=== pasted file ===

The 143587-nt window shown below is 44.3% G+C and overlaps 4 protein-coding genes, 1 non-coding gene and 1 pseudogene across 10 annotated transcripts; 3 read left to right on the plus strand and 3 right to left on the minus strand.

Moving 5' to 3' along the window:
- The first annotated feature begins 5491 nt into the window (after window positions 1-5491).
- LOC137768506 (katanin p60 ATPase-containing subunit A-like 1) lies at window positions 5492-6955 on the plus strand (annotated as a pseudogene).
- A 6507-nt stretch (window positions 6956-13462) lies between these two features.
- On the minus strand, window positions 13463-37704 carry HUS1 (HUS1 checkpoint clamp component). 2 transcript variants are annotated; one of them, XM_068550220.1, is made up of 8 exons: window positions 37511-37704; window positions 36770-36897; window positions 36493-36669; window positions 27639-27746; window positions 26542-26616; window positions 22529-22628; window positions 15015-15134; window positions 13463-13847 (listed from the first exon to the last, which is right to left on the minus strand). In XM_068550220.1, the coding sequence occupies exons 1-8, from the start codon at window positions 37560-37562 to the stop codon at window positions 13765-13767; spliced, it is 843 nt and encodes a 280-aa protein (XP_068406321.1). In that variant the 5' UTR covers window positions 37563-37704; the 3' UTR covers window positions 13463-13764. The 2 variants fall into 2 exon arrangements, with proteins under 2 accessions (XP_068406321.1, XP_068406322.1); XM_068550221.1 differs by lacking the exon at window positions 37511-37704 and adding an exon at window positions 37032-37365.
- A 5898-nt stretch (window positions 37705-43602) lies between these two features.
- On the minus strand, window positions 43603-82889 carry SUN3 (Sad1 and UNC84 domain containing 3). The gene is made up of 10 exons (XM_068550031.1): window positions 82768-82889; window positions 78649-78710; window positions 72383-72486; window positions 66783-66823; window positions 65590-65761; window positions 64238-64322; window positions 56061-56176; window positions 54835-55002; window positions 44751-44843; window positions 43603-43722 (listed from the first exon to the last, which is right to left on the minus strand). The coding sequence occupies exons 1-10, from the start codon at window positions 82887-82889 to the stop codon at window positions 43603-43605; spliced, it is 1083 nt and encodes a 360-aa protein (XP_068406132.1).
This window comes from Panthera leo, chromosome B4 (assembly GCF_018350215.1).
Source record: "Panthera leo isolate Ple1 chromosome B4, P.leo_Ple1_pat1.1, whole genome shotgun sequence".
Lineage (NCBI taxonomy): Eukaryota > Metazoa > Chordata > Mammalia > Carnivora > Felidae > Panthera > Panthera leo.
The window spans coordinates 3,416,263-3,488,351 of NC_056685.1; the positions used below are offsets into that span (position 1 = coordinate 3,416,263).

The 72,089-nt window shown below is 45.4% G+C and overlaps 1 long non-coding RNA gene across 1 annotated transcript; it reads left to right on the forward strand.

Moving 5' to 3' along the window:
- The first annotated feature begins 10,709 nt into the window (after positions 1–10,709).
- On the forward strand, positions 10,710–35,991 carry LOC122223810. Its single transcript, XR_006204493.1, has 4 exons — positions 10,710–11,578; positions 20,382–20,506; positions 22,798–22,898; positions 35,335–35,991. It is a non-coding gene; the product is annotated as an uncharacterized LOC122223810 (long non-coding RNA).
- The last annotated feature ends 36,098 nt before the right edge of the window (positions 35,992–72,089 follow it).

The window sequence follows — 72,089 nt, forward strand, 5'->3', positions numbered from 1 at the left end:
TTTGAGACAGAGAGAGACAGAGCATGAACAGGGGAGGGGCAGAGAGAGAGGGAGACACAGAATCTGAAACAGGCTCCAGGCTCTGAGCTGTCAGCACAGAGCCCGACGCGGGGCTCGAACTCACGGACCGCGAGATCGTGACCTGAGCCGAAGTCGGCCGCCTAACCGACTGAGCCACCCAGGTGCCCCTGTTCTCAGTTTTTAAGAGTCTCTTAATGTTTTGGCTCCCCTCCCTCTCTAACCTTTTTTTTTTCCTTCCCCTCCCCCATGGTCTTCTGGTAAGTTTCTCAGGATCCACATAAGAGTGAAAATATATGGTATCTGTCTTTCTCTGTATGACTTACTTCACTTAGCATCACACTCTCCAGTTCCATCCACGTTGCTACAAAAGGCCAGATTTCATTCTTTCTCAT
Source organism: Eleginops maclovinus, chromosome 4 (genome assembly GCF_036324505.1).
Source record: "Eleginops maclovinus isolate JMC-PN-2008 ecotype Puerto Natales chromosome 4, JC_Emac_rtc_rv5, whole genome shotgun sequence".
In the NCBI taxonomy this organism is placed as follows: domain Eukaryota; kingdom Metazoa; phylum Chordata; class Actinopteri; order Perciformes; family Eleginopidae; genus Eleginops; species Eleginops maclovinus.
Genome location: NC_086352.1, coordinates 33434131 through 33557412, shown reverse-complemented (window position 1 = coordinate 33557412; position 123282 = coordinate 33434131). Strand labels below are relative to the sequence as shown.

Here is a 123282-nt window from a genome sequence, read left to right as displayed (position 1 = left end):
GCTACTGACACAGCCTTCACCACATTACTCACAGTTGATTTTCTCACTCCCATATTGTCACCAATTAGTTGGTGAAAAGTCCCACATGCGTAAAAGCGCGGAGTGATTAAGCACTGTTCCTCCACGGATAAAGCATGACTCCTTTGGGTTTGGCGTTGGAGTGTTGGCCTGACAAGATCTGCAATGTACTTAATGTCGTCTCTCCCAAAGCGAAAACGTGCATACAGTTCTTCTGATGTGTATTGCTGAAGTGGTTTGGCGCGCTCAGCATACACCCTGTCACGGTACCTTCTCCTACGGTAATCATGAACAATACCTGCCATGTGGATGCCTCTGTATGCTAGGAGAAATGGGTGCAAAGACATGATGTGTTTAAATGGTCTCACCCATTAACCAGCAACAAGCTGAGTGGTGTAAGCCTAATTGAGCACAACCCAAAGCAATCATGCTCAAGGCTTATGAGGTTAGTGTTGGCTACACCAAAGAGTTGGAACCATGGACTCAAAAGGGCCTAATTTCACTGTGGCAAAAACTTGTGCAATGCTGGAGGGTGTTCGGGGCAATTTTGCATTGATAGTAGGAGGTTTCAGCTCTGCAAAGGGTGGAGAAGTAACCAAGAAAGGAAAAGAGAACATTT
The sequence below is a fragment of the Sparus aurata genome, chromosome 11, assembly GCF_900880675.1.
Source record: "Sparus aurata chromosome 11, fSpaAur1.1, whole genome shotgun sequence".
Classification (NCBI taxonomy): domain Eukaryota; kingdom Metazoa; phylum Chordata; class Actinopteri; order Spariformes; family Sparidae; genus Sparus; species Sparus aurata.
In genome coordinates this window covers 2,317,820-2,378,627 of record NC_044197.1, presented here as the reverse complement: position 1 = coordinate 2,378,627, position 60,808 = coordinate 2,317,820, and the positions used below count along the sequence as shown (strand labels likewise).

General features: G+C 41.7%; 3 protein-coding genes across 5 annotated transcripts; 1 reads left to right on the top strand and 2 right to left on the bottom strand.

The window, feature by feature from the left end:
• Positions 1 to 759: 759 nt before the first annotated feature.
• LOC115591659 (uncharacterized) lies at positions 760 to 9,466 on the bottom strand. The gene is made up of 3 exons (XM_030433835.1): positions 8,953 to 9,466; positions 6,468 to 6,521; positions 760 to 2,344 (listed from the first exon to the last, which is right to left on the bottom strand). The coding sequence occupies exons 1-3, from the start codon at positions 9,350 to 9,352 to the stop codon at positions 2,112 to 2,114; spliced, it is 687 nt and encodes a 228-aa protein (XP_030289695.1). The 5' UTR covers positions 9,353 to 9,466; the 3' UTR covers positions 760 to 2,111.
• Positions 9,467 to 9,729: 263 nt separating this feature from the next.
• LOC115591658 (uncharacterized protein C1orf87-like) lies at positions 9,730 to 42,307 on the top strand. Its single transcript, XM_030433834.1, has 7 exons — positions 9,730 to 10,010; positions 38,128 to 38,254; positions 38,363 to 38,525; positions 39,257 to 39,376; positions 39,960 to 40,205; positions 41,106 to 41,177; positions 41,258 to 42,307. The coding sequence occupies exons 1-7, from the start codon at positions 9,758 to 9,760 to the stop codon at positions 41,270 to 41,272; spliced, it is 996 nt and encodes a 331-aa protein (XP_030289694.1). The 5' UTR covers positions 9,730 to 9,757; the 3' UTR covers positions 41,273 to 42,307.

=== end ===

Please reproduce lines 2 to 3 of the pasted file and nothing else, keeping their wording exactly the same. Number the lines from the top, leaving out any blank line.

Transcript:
Moving 5' to 3' along the window:
- The first annotated feature begins 5491 nt into the window (after window positions 1-5491).